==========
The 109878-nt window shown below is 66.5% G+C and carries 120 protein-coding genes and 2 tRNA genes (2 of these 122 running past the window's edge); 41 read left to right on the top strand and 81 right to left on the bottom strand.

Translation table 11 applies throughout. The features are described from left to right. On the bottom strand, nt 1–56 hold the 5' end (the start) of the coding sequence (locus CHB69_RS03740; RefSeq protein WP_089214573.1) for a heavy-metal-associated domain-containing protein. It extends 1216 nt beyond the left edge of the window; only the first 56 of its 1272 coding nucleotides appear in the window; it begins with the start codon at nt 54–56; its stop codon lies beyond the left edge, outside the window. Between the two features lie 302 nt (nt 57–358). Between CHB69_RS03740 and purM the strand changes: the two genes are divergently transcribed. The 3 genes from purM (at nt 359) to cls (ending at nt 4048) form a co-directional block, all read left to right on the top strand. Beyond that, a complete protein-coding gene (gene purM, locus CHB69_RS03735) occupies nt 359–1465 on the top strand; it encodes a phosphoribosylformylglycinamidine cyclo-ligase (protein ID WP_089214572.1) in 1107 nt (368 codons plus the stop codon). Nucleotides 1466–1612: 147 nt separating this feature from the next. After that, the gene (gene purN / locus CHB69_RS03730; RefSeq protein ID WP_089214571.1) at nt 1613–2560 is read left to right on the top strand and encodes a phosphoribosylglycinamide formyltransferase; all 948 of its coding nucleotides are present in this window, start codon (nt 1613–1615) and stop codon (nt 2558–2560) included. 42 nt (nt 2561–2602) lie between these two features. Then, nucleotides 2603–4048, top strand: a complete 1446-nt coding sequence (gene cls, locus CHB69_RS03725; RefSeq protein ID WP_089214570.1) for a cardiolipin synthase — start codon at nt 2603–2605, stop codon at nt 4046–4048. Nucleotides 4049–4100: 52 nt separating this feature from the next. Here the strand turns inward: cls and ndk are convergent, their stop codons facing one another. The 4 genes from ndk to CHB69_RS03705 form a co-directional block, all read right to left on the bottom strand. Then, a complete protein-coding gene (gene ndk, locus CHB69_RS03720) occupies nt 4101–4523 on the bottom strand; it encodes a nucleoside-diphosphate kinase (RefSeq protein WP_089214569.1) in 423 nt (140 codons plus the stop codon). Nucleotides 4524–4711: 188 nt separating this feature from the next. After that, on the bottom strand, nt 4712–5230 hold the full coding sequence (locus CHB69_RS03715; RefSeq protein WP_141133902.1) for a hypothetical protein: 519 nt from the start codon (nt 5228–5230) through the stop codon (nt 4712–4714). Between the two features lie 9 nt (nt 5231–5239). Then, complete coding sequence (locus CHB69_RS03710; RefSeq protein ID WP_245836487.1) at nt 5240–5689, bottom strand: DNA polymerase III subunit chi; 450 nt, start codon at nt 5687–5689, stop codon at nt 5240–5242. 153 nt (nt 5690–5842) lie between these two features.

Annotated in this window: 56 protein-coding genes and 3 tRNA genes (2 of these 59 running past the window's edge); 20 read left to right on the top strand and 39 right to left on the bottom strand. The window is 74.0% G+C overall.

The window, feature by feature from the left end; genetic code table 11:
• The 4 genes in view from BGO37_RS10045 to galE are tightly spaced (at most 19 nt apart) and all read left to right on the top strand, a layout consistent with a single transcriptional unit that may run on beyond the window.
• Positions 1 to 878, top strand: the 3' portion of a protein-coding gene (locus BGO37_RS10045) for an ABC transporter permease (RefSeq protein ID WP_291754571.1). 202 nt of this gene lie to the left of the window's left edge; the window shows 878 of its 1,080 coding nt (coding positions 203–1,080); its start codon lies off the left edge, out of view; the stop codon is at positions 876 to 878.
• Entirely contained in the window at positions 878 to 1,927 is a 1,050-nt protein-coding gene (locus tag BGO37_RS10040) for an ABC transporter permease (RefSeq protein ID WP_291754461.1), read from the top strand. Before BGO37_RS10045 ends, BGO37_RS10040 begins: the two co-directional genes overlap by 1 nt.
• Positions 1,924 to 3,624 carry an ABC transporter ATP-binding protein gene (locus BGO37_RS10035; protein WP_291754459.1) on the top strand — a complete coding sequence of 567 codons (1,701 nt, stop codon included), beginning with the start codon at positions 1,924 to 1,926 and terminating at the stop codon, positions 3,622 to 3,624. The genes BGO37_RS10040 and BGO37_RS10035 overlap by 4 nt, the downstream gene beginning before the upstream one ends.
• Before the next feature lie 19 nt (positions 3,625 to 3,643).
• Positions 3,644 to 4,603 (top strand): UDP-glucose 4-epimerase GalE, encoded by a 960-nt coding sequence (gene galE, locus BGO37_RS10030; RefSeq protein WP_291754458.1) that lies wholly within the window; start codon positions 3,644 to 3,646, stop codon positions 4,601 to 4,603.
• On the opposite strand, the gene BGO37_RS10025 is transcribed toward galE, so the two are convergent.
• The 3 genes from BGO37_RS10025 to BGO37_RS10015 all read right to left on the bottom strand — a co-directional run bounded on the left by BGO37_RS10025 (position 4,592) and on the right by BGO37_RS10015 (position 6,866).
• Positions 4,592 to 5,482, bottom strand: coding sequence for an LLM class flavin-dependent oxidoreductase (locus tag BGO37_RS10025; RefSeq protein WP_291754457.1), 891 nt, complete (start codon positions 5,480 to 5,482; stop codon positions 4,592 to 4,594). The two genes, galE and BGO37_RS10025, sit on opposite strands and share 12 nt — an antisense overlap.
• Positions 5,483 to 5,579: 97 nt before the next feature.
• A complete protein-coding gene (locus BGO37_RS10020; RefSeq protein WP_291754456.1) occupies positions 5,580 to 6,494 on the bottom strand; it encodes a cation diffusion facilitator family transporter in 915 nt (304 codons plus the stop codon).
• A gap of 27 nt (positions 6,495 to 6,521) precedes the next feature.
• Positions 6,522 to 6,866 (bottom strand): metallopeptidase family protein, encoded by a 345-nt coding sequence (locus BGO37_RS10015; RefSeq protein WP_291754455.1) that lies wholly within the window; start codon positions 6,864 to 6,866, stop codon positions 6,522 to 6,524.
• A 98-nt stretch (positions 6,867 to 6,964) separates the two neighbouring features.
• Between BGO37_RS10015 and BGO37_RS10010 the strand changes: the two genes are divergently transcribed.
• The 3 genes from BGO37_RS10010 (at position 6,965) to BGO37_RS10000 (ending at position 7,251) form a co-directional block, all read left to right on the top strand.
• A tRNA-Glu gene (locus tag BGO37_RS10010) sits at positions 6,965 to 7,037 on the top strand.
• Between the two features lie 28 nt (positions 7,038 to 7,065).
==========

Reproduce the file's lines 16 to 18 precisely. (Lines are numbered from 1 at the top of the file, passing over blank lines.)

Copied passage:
• A gap of 27 nt (positions 6,495 to 6,521) precedes the next feature.
• Positions 6,522 to 6,866 (bottom strand): metallopeptidase family protein, encoded by a 345-nt coding sequence (locus BGO37_RS10015; RefSeq protein WP_291754455.1) that lies wholly within the window; start codon positions 6,864 to 6,866, stop codon positions 6,522 to 6,524.
• A 98-nt stretch (positions 6,867 to 6,964) separates the two neighbouring features.